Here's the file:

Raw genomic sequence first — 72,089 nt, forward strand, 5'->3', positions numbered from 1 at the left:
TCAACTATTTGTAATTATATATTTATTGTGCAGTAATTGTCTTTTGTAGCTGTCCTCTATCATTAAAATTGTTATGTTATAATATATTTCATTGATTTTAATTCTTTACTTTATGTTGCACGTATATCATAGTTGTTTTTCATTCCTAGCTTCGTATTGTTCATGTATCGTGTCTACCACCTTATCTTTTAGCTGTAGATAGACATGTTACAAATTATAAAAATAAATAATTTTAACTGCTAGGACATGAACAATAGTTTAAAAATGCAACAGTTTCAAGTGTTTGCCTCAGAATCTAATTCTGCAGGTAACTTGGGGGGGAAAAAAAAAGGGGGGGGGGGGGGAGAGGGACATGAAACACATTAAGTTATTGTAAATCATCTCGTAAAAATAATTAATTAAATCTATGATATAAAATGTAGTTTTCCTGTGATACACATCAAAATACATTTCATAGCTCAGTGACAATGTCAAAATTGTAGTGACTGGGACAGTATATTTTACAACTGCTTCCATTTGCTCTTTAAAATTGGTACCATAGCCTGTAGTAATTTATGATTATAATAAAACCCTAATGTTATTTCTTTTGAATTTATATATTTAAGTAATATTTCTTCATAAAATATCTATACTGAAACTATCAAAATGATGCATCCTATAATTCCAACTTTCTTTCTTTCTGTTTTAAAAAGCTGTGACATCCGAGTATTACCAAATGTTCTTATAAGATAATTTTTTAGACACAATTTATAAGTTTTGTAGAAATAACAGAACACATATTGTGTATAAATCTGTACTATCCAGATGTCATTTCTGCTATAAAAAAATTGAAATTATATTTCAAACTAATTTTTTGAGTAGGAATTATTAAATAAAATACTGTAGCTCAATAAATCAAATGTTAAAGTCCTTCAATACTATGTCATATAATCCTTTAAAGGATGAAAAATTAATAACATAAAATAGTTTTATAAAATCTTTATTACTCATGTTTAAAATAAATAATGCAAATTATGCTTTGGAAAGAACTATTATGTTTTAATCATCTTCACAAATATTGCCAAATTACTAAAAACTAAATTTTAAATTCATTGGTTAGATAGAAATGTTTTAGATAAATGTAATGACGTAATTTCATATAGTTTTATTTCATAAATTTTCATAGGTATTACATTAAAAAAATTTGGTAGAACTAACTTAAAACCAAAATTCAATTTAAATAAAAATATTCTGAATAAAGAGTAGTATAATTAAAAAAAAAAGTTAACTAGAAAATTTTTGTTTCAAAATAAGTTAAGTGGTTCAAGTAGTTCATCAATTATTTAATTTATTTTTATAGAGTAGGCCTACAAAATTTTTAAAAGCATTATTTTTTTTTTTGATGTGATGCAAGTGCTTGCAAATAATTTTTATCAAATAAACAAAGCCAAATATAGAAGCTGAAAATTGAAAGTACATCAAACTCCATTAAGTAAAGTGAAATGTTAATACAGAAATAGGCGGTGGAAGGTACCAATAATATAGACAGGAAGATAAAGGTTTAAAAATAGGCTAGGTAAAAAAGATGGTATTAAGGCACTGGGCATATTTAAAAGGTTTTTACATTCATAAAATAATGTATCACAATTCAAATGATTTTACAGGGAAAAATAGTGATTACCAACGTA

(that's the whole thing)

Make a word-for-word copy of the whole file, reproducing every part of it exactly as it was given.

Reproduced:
Raw genomic sequence first — 72,089 nt, forward strand, 5'->3', positions numbered from 1 at the left:
TCAACTATTTGTAATTATATATTTATTGTGCAGTAATTGTCTTTTGTAGCTGTCCTCTATCATTAAAATTGTTATGTTATAATATATTTCATTGATTTTAATTCTTTACTTTATGTTGCACGTATATCATAGTTGTTTTTCATTCCTAGCTTCGTATTGTTCATGTATCGTGTCTACCACCTTATCTTTTAGCTGTAGATAGACATGTTACAAATTATAAAAATAAATAATTTTAACTGCTAGGACATGAACAATAGTTTAAAAATGCAACAGTTTCAAGTGTTTGCCTCAGAATCTAATTCTGCAGGTAACTTGGGGGGGAAAAAAAAAGGGGGGGGGGGGGGAGAGGGACATGAAACACATTAAGTTATTGTAAATCATCTCGTAAAAATAATTAATTAAATCTATGATATAAAATGTAGTTTTCCTGTGATACACATCAAAATACATTTCATAGCTCAGTGACAATGTCAAAATTGTAGTGACTGGGACAGTATATTTTACAACTGCTTCCATTTGCTCTTTAAAATTGGTACCATAGCCTGTAGTAATTTATGATTATAATAAAACCCTAATGTTATTTCTTTTGAATTTATATATTTAAGTAATATTTCTTCATAAAATATCTATACTGAAACTATCAAAATGATGCATCCTATAATTCCAACTTTCTTTCTTTCTGTTTTAAAAAGCTGTGACATCCGAGTATTACCAAATGTTCTTATAAGATAATTTTTTAGACACAATTTATAAGTTTTGTAGAAATAACAGAACACATATTGTGTATAAATCTGTACTATCCAGATGTCATTTCTGCTATAAAAAAATTGAAATTATATTTCAAACTAATTTTTTGAGTAGGAATTATTAAATAAAATACTGTAGCTCAATAAATCAAATGTTAAAGTCCTTCAATACTATGTCATATAATCCTTTAAAGGATGAAAAATTAATAACATAAAATAGTTTTATAAAATCTTTATTACTCATGTTTAAAATAAATAATGCAAATTATGCTTTGGAAAGAACTATTATGTTTTAATCATCTTCACAAATATTGCCAAATTACTAAAAACTAAATTTTAAATTCATTGGTTAGATAGAAATGTTTTAGATAAATGTAATGACGTAATTTCATATAGTTTTATTTCATAAATTTTCATAGGTATTACATTAAAAAAATTTGGTAGAACTAACTTAAAACCAAAATTCAATTTAAATAAAAATATTCTGAATAAAGAGTAGTATAATTAAAAAAAAAAGTTAACTAGAAAATTTTTGTTTCAAAATAAGTTAAGTGGTTCAAGTAGTTCATCAATTATTTAATTTATTTTTATAGAGTAGGCCTACAAAATTTTTAAAAGCATTATTTTTTTTTTTGATGTGATGCAAGTGCTTGCAAATAATTTTTATCAAATAAACAAAGCCAAATATAGAAGCTGAAAATTGAAAGTACATCAAACTCCATTAAGTAAAGTGAAATGTTAATACAGAAATAGGCGGTGGAAGGTACCAATAATATAGACAGGAAGATAAAGGTTTAAAAATAGGCTAGGTAAAAAAGATGGTATTAAGGCACTGGGCATATTTAAAAGGTTTTTACATTCATAAAATAATGTATCACAATTCAAATGATTTTACAGGGAAAAATAGTGATTACCAACGTA